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  •  The number of ultra-Orthodox Jewish schools believed to be operating illegally in the east London borough Hackney now outstrips those which are legal, the council has suggested for the first time.

    The admission by a senior education official at a furious council meeting on Wednesday night has intensified concerns for the safety and welfare of hundreds of children who are being taught in often isolated conditions with little contact for the secular world. 

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  • Nicola Sturgeon has told the Scottish parliament that the devolved government would explore the possibility of giving women from Northern Ireland access to abortions in Scotland’s health service free of charge.

    Responding to a question from Green party MSP Patrick Harvie on Thursday, the first minister said: “I am happy to explore with the NHS what the situation is now in terms of the ability of women from Northern Ireland to access safe and legal abortion in NHS Scotland and whether any improvements can be made.

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  • Christian couple who have been fostering two young children from the early part of this year have had their application to adopt them turned down, because guess what? That’s right, they have the wrong views on same-sex parenting. It doesn’t matter that reports from social workers have praised the couple for the ‘lovely care’ which they have provided, nor does it matter that the couple already have two adopted children who have formed strong relationships with their foster siblings and neither does it matter that this Christian couple have 'worked well with all professionals'.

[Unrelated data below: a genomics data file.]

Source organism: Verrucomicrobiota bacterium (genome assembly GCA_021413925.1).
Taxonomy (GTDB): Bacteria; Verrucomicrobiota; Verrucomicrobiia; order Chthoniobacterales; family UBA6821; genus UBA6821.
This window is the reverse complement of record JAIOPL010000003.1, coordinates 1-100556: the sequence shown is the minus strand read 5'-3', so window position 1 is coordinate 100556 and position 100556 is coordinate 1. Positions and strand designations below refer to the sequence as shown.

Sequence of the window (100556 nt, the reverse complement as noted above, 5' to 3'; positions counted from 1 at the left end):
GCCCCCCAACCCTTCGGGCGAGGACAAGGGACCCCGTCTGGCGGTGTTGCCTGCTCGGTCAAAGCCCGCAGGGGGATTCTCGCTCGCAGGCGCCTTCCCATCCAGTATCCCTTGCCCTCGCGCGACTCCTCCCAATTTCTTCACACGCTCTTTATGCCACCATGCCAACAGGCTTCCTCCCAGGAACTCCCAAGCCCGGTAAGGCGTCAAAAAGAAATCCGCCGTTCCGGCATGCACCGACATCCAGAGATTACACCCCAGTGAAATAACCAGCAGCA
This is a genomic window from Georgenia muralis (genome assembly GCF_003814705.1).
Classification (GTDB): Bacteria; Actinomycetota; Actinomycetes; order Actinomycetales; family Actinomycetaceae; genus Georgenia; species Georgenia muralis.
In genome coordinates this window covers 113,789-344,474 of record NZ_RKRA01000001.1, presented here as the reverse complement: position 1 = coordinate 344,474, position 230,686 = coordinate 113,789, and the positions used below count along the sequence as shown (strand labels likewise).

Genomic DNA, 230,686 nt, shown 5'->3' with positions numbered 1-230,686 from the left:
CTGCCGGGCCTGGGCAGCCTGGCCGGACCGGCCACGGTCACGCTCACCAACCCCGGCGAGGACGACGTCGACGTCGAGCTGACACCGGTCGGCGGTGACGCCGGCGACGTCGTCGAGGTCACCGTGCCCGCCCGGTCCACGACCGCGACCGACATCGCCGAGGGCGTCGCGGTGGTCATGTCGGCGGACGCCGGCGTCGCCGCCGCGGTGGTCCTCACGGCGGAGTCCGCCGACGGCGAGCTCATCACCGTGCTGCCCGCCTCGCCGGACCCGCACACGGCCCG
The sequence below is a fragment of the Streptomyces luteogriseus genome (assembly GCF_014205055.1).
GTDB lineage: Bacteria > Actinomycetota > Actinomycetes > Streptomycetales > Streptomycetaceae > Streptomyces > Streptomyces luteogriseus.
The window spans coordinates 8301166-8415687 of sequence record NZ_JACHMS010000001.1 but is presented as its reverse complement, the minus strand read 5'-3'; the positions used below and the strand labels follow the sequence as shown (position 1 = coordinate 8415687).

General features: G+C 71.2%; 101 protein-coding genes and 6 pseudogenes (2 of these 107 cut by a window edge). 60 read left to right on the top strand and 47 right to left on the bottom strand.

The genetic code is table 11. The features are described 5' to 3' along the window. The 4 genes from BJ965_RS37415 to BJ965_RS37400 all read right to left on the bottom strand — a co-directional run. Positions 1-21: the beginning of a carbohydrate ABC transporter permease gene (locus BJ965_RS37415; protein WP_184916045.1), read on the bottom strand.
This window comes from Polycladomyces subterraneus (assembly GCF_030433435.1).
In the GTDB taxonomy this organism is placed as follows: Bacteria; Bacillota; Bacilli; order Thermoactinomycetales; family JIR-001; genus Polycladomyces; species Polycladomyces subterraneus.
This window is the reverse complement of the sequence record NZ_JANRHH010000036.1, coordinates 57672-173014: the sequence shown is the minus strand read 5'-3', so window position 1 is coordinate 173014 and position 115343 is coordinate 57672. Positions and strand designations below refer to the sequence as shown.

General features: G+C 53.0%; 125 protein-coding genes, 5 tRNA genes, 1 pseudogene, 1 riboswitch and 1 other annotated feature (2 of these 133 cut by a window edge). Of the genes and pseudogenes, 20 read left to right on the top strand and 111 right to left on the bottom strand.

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  • In my previous post (which I have renamed so that this flows more clearly from it), I observed a growing crisis for progressivism, as people across the political spectrum are rejecting its form of discourse. Within this post, I will venture into far more controversial territory. I will speak directly about some issues that we commonly politely skirt. It is not my intent to give offence, although I appreciate that may easily be taken. For this reason, I request your patience and charity. If we never talk directly about such issues, we will forever be falling into the same problems and little progress will be made.

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  • His new book Black Flag Down: Counter-extremism, Defeating ISIS and Winning the Battle of Ideas calls for a rejection of the idea that there is a simple connection between faith and extremism, according to the Guardian.

    He said the idea had led officials to define "extremism" so broad even the Archbishop of Canterbury fell foul of it.

    "I'm now convinced we need a new model of radicalisation that reflects the fact that it is grievance, not God, that inspires many to turn to violence," he wrote in the Guardian.